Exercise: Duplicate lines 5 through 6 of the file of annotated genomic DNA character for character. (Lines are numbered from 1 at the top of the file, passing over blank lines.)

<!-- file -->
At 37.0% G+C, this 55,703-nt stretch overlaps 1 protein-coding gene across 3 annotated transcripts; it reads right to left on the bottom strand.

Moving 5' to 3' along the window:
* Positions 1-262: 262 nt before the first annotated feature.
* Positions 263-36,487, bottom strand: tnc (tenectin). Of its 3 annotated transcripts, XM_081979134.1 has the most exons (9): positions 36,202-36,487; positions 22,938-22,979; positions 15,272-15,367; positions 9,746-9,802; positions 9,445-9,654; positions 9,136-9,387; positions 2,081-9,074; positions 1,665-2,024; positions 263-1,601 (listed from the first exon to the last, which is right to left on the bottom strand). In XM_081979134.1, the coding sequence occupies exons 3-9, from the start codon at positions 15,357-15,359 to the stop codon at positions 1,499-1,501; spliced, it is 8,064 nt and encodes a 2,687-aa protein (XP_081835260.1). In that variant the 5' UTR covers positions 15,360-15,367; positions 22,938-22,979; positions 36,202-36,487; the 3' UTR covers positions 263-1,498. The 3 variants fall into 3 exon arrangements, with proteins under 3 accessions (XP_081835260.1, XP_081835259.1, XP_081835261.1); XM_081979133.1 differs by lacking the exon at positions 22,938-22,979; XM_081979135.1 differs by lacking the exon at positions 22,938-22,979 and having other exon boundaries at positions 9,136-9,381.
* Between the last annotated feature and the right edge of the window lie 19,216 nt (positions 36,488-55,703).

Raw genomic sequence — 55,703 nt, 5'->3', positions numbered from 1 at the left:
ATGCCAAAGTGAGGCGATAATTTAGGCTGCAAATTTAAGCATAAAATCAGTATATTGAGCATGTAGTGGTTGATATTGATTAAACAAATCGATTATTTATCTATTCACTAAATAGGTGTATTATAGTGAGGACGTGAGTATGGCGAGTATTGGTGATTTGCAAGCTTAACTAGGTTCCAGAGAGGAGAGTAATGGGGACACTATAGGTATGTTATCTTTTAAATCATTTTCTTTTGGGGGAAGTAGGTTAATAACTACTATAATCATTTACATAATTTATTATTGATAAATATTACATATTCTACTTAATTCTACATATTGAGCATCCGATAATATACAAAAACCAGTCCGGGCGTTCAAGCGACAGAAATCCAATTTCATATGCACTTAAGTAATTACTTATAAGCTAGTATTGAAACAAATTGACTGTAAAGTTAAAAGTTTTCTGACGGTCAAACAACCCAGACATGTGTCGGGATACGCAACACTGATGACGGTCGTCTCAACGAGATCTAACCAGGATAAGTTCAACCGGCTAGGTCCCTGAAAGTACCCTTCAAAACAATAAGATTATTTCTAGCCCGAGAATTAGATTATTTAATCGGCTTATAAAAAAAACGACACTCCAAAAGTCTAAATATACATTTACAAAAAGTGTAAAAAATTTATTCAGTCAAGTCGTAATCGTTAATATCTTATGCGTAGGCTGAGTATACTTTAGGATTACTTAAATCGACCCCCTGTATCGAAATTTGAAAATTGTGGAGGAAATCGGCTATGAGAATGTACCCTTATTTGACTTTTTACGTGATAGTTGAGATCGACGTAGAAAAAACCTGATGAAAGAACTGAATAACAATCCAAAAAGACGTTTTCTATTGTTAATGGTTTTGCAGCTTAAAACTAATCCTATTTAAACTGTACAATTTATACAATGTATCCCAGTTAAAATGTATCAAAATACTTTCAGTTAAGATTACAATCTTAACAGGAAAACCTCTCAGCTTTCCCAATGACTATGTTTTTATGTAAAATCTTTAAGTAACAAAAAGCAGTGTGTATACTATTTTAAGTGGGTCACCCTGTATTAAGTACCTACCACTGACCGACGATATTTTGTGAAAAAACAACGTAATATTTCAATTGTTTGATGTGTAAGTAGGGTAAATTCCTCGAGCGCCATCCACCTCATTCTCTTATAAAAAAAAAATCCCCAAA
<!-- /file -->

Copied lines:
* Between the last annotated feature and the right edge of the window lie 19,216 nt (positions 36,488-55,703).

Raw genomic sequence — 55,703 nt, 5'->3', positions numbered from 1 at the left: